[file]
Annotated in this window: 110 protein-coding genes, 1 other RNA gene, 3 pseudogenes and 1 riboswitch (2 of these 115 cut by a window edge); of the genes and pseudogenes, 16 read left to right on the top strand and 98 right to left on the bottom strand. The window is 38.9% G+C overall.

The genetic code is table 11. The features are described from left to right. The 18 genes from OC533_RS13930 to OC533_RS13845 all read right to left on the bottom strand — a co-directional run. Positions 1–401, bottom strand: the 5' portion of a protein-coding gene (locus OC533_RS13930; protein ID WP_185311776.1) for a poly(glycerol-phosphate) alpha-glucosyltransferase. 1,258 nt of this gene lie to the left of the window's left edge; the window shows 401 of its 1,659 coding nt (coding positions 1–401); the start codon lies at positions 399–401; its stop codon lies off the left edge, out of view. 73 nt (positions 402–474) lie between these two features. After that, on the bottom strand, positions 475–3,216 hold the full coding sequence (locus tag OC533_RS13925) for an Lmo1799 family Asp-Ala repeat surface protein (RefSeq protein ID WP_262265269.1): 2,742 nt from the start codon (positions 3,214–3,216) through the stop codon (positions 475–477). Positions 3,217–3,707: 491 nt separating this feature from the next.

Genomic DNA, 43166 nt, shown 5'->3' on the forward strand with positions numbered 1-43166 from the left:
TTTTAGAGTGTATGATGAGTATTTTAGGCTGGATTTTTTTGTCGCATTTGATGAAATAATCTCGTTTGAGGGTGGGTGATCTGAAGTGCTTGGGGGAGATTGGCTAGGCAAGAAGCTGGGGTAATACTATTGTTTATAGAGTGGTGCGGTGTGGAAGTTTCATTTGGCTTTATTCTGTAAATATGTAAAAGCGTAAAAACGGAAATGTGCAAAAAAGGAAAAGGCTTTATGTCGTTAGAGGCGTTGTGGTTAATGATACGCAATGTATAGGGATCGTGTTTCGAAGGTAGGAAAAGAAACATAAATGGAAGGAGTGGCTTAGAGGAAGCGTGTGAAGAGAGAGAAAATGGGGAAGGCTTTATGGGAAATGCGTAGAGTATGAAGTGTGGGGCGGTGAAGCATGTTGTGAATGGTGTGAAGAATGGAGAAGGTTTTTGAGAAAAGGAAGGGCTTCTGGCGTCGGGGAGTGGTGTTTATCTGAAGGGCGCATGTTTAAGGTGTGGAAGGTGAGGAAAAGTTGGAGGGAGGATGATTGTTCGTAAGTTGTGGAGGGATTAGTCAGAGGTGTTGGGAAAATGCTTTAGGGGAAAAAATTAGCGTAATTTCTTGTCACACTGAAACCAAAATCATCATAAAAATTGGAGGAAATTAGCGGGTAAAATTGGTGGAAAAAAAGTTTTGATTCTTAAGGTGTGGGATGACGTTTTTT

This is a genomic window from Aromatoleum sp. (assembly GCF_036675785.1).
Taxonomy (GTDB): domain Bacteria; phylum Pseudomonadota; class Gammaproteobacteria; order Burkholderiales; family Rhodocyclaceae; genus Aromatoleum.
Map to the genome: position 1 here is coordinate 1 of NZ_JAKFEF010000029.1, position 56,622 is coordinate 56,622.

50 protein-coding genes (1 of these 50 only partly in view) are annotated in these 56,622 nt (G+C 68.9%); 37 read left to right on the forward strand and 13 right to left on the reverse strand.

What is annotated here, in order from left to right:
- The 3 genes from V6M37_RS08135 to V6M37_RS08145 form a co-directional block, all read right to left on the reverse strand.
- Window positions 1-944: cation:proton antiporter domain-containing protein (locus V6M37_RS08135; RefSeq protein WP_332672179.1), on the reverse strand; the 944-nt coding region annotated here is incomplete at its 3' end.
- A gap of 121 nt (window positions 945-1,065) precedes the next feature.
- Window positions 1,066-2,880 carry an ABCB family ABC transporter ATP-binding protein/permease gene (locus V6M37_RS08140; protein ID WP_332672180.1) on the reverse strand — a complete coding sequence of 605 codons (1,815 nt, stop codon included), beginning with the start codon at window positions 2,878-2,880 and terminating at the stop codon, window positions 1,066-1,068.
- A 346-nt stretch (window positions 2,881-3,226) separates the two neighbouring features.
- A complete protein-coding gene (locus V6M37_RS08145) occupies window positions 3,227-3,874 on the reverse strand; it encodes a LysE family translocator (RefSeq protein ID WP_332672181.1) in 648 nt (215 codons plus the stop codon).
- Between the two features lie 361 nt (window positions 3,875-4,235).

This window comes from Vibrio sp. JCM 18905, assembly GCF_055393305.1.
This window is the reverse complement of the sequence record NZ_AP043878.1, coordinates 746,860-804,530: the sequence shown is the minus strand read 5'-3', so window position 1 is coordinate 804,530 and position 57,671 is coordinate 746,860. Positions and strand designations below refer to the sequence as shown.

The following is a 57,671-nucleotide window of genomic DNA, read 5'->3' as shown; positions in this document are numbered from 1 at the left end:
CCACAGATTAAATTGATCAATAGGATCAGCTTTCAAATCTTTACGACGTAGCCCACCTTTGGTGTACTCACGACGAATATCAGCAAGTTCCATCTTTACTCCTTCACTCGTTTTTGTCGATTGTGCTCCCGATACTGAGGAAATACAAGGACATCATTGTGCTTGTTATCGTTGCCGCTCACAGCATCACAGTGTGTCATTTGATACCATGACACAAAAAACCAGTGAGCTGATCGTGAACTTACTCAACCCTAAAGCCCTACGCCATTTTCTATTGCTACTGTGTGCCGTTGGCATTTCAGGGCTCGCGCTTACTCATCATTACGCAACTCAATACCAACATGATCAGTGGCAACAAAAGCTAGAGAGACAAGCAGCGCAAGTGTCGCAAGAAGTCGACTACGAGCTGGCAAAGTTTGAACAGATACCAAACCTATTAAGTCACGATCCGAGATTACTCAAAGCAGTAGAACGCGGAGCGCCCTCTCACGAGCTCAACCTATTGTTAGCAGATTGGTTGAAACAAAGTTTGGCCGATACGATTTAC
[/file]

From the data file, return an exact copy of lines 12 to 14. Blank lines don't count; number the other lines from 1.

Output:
- A gap of 121 nt (window positions 945-1,065) precedes the next feature.
- Window positions 1,066-2,880 carry an ABCB family ABC transporter ATP-binding protein/permease gene (locus V6M37_RS08140; protein ID WP_332672180.1) on the reverse strand — a complete coding sequence of 605 codons (1,815 nt, stop codon included), beginning with the start codon at window positions 2,878-2,880 and terminating at the stop codon, window positions 1,066-1,068.
- A 346-nt stretch (window positions 2,881-3,226) separates the two neighbouring features.